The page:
When I came up with my formula I researched essential oils that contained known properties for bug repellent and used those in my spray. Some are and some aren’t on the approved list. Is it okay to use essential oils that are not on the approved list but list them as not active ingredients?

According to the EPA document, Inert Ingredients Eligible for FIFRA 25(b) Pesticide Products, there are two lists of ingredient that may be used as “inert ingredredients” in minimal risk pesticides. They are:

  1. Commonly consumed food commodities, animal feed items, and edible fats and oils as described in 40 CFR 180.950(a), (b), and (c)
  2. Additional chemical substances listed under 40 CFR 180.950(e) (and also included in the Inert Ingredients document).

The section on edible fats and oils has an EXCEPTION: “plant oils used in the pesticide chemical formulation specifically to impart their characteristic fragrance and/or flavoring” are EXCLUDED. Although many essential oils are considered edible, they are primary eaten for their fragrance and/or flavorning value, and so would be included under the definition of “edible fats and oils”.

Jojoba oil, if it is considered an “edible fat or oil,” would probably be acceptable as an inert ingredient. I don’t generally see jojoba oil on the shelves in stores for cooking, although I know it has been used as such. I’m not sure how it’s classed by the FDA (as a food, and/or whether it is considered “edible”).

Witch hazel isn’t edible, and isn’t on the additional list.

You might want to review the Inert Ingredients document, as well as the applicable sections of the code, to determine if you need to reformulate your bug repellent to be in compliance.

What is the “e” mark on some cosmetics and what does it mean?


The mark you’re talking about looks like a lower case “e”, but is actually the mathematical mark for “estimated.”

In the US we have “minimum fill” requirements. That means that every package must have AT LEAST the amount of product as stated by the net contents. In other words, the net contents says 4 oz, the package must have at least 4 oz in it. It can have more in the package (4.1 oz, for example), but never can the package contain less than what’s stated on the package.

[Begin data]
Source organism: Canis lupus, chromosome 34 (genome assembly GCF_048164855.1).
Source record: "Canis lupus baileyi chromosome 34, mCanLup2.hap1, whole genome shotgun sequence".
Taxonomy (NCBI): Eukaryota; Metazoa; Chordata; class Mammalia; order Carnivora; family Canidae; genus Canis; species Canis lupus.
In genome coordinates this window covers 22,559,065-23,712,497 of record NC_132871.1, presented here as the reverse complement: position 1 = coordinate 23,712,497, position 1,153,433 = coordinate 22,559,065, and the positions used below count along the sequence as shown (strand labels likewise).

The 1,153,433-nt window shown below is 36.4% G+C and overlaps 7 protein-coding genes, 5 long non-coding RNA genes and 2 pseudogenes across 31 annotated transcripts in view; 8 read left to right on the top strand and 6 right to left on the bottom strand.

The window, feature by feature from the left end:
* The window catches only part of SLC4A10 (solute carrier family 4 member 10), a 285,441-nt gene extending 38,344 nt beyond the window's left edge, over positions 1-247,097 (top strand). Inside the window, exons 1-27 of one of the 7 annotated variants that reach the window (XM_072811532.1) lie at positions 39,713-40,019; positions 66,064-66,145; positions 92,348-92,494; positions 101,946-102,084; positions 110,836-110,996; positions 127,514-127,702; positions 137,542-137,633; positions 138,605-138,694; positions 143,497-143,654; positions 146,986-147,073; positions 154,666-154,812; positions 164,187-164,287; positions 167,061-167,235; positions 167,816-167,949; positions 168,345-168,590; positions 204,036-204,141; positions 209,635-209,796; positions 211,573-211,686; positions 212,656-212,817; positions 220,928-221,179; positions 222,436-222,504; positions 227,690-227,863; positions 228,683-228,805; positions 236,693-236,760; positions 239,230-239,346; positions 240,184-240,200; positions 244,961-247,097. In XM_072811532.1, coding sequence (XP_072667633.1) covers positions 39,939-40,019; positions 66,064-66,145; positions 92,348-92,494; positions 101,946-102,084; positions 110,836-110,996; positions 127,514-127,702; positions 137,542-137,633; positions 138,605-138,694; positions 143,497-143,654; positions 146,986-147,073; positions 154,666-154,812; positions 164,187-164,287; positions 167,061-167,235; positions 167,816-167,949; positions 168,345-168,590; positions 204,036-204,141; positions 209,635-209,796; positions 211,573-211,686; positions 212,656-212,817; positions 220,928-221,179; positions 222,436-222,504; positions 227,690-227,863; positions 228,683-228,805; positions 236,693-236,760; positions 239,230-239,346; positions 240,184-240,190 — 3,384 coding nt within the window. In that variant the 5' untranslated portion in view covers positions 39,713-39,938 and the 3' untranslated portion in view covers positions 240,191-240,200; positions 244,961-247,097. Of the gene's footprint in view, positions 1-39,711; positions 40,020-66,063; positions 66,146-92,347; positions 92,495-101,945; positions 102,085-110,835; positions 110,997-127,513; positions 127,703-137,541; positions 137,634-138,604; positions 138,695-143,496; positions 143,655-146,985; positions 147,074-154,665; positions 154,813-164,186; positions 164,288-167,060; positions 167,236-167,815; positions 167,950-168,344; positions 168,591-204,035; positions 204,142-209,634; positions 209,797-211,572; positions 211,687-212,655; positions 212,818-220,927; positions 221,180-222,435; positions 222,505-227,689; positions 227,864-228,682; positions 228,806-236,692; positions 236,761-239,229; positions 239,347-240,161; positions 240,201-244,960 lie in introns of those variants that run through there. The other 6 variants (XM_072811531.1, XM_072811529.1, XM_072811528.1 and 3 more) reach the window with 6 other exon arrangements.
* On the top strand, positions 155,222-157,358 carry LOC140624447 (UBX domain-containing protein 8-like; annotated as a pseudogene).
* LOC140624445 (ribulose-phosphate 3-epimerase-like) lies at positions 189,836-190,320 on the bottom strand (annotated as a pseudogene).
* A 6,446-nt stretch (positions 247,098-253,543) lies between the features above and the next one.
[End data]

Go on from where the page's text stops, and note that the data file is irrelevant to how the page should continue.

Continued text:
In the EU, they have the option of using “average fill.” It has very specific requirements, but essentially the manufacturer is stating that the average quantity of product in a batch of prepackaged products shall not be less than the nominal quantity stated on the label. There are some other very detailed requirements as well. If the manufacturer decides to use the “average fill” method, they must place the “e” symbol on the package.Using the average fill method and the “e” symbol are optional for EU cosmetic manufacturers.

The symbol has no significance or definition for use in labeling in the US.


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3 responses to “Monday Mailbag – Natural, Pesticides, Using Wine or Beer in Cosmetics, the “e” symbol”

  1. Kristin

    How do you list beer in the ingredients on your soap label? Especially since most beers dont have the ingredients listed on them? Can i legally just put beer?

    1. Marie Gale

      I think since “beer” is the common name, it is most likely acceptable.

  2. I never thought about the issues with using alcohol in products! I sure hope no one is trying to eat our beer soap after class 😉